“Faith is not for dealing with God’s grandeur – the sunset, the candle flame – the child’s face … Faith is rather for the hours of God’s absence, when we are most alone, betrayed, in pain, afraid.”- Thomas Lynch, “Booking Passage: We Irish and Americans”.
Can you feel nostalgia for a faith that you haven’t truly felt for over 40 years? Can the God of childhood tug at you still, when that singular, often seemingly distant and bad-tempered God singular has been replaced by the distant, even more remote gods plural of Nature?
As I write this, consider my words, I’m listening to Simon and Garfunckle’s 1981 Concert in Central Park. Paul and Artie just sang:
“… Michigan seems like a dream to me now …”
This is not a line I expected to resonate with me, when I was growing up in a Downriver suburb of Detroit, all those years ago.
I tried writing another blog, a few days ago, about the things on my desk, only to catch sight of this photo:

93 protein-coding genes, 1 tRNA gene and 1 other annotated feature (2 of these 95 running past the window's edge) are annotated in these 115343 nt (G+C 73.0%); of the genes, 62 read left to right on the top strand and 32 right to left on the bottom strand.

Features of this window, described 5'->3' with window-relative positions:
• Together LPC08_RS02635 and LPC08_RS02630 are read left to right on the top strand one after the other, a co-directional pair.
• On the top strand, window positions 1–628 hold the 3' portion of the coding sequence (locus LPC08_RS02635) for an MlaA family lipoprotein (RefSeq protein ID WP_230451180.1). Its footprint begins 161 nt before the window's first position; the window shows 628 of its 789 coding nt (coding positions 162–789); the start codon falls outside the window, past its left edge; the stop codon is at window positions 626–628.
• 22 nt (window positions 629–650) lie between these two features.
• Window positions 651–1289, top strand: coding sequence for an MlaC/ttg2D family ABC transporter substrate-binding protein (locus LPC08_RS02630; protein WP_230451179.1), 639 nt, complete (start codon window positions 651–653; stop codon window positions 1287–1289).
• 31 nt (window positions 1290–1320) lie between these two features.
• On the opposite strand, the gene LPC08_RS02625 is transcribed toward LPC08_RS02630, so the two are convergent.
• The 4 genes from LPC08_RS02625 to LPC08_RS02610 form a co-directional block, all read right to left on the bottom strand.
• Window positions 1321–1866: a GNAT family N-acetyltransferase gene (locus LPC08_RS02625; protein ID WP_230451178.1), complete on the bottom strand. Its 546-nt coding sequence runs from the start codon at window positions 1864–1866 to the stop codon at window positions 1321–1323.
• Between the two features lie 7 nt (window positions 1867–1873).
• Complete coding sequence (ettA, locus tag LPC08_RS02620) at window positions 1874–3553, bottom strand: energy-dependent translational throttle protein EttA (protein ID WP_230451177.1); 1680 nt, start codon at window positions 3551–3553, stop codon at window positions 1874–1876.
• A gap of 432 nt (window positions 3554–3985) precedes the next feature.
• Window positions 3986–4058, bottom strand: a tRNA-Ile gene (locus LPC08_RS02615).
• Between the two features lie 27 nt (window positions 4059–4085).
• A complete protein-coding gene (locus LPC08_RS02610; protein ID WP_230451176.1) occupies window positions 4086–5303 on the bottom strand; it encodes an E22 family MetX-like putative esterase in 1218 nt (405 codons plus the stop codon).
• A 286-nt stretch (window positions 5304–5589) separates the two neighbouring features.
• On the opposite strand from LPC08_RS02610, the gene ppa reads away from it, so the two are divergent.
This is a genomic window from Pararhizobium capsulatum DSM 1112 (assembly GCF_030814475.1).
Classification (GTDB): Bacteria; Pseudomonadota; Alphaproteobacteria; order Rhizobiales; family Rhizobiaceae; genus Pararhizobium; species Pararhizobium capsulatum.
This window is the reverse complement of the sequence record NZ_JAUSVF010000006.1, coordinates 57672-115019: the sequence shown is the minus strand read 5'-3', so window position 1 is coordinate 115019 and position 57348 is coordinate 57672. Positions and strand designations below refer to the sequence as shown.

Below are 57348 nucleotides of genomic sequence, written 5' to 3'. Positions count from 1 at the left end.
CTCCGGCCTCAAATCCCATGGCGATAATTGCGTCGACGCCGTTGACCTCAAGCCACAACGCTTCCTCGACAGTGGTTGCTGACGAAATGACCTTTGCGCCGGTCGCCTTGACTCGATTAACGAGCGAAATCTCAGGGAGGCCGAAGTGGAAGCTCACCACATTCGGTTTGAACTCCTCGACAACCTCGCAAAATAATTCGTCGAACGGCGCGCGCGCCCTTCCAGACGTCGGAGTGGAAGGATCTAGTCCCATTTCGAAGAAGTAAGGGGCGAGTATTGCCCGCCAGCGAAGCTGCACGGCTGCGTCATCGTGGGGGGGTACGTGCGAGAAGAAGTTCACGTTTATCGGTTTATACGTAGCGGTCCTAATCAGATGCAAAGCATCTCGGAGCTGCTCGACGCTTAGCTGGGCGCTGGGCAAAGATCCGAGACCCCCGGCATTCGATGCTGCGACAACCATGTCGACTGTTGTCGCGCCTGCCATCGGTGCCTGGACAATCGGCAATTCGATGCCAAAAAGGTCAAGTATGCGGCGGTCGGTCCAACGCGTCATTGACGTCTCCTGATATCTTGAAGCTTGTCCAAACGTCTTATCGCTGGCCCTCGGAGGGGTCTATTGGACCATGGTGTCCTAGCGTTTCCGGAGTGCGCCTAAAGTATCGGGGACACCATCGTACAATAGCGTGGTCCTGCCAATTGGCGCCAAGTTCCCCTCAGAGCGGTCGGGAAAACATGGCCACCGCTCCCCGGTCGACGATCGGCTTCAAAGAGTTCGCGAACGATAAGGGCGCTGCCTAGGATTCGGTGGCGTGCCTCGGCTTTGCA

…. and promptly burst into tears.
Does grief, like our childhood faith, never really leave us? Are there things in our lives which, no matter how much we believe – or unbelieve – we are better off accepting? Taken as permanent givens in our aging – sometimes, raging – lives?
When I started working in mental health, I thought the best, the most useful thing, I could bring to my job was my experience of being bipolar. Of having been in and out of mental services for five – now coming up to over 10 – years. Of having been miserable, and bored, in so called psychiatric “care” three – now, four – times.
Of knowing what it’s like to experience what Tom Lynch calls “the hours of God’s absence“: often, but by no means always, those dreadful hours of around 2 to five in the morning.
I started this blog with a desire to talk to you, and myself, about my desire for “peace like a river”. The older I get, the more I crave what the churches and preachers of my childhood called “reconciliation”. Whilst they were concerned with the reconciling of God and (wo)Man, I would be more than happy to see more reconciling of human and human; mankind, and Nature.